11/28/2011 05:13 pm ET Updated Jan 28, 2012

Giving Thanks for Some of the Free Stuff

San Francisco -- Looking at how badly politics and government are treating the future, or even the idea of a future, you might feel fairly gloomy this year. So I'm going to stop and celebrate the resilience of nature, and how many of our mistakes, blunders, and crimes natural systems will make up for -- if we only give them space and work with them.

The Los Angeles Basin, because of water mismanagement and climate chaos, won't have access to as much snow and ice stored in the Colorado River Basin -- but it needn't dry up and blow away because if we just start restoring green spaces, permeable pavements, buildings that harvest water, and other forms of sponges, the water that falls annually on the basin itself, which is now hustled out to mingle with the Pacific Ocean as wastefully as possible, will make up the deficit.

In the Northwest, just leaving our forests alone will give us a lot less of what we don't want -- atmospheric carbon -- and a lot more of what we do -- water storage. 

South Florida is faced with twin threats from human-induced sea-level rise -- flooding, against which restoring beaches and mangroves will make a significant hedge, but also saltwater intrusion into the Florida aquifer. We need something heavy -- really heavy -- to counteract saline water pressure from higher sea levels. What's heavy enough?  A big wetland, like the Everglades, with restored water levels and gradually accumulating muck from plant decay, which will also store carbon and help restore the climate. So restoring the Everglades, the natural way, by allowing its water to flow again, not only helps critters -- it saves Miami!

We've stripped our Midwest prairie soils of billions of tons of carbon by dousing them with artificial fertilizers. These fertilizers destroy the carbon-sequestering organisms that made prairie soils rich and black in the first place. (Now, most are a kind of dun red.) But if we start managing them using natural nitrogen sources like legumimous winter cover crops, those soils will do what soils do -- grab out and start fattening themselves with atmospheric CO2, at a rate that may be as great as three tons an acre a year.  (Illinois alone has 36 million acres that could store up carbon.) 

And if we stop dousing the Midwest with too much nitrogen fertilizer, we will also solve the problem of the dead zones in the Gulf of Mexico.

The Army Corps of Engineers hasn't done the job once promised -- making New Orleans safe from hurricanes -- because, really, dikes and levees alone can't do that. They mostly just shift the damage somewhere else.  But if we took the silt that we currently lock up behind dams on the Missouri River, and let the Big Muddy be muddy again, that silt, along with mangroves, could restore the coastal wetlands that once shielded New Orleans from storm surge and hurricane.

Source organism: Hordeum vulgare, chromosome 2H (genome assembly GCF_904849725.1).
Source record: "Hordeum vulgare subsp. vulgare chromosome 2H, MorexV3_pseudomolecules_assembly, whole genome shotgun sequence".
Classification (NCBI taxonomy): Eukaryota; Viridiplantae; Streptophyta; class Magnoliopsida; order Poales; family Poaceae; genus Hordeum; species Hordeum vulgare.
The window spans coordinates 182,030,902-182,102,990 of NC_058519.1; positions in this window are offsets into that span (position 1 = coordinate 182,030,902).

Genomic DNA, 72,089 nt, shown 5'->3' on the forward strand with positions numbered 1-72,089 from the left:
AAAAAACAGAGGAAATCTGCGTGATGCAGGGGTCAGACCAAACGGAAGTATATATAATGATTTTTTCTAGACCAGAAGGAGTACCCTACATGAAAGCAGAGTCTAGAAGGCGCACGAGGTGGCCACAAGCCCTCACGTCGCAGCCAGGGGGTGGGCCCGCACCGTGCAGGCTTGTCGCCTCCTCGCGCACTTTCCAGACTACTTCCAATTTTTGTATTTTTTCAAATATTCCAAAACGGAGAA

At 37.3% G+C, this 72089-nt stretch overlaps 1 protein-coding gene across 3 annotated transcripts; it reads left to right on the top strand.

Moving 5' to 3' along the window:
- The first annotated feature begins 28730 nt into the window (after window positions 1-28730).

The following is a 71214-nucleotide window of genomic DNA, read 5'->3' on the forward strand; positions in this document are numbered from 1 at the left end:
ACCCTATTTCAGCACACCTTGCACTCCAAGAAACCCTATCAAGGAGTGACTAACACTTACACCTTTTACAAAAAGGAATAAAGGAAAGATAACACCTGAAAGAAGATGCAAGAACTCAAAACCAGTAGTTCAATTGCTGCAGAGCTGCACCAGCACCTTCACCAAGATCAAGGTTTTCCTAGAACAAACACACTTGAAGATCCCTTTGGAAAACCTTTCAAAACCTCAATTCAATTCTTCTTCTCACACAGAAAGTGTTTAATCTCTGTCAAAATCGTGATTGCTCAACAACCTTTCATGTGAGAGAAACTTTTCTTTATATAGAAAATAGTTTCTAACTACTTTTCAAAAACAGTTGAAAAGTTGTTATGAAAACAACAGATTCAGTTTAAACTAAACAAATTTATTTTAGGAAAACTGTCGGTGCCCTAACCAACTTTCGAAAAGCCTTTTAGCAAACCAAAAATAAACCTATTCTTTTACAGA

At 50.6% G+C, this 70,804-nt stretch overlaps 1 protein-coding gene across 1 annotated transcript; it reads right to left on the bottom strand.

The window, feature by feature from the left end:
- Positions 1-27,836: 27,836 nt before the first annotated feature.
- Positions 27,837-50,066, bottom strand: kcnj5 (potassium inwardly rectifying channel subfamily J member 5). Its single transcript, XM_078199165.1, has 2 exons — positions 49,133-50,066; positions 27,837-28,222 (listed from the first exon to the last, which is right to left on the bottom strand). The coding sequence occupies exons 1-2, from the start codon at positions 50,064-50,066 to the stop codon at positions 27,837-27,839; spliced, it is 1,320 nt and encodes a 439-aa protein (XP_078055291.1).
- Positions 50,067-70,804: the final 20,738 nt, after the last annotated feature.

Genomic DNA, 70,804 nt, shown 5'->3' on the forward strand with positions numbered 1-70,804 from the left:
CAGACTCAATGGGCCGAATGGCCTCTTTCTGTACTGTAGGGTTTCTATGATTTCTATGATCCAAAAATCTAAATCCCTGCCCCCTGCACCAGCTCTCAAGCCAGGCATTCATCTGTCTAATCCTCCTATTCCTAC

And more coastal wetlands also means more marine nurseries, and the ability for the depleted and oil-ravaged fishing stocks of the Gulf of Mexico to come back, bringing the jobs and the food supplies we have devastated by turning the Gulf into an oil field. 

Incidentally, badly as pollution and overfishing have depleted marine fishery after marine fishery, we are learning that if we just set aside a reasonable share of the ocean as marine preserves, fisheries come back with astonishing speed and vitality. 

And if we really want to protect our communities from flooding, our estuaries from pollution, and our dams from siltation -- well, just opening up the artificial walls within which we have locked our rivers, and letting natural wetlands take back their historic function as regulators of water levels, storage against drought, buffers against flood, and filters against pollution is free, or close to it -- if we'll just make a little more space for rivers to do what they do best.

So give your thanks this year for the trillions of unsung organisms, and the billions of complex atmospheric interactions, that work for us, for free, 24/7, 365 days a year. Natural systems don't take holidays or send us a bill. And they are the only force on the planet strong enough and resilient enough to make up for human folly and shortsightedness -- if we let them.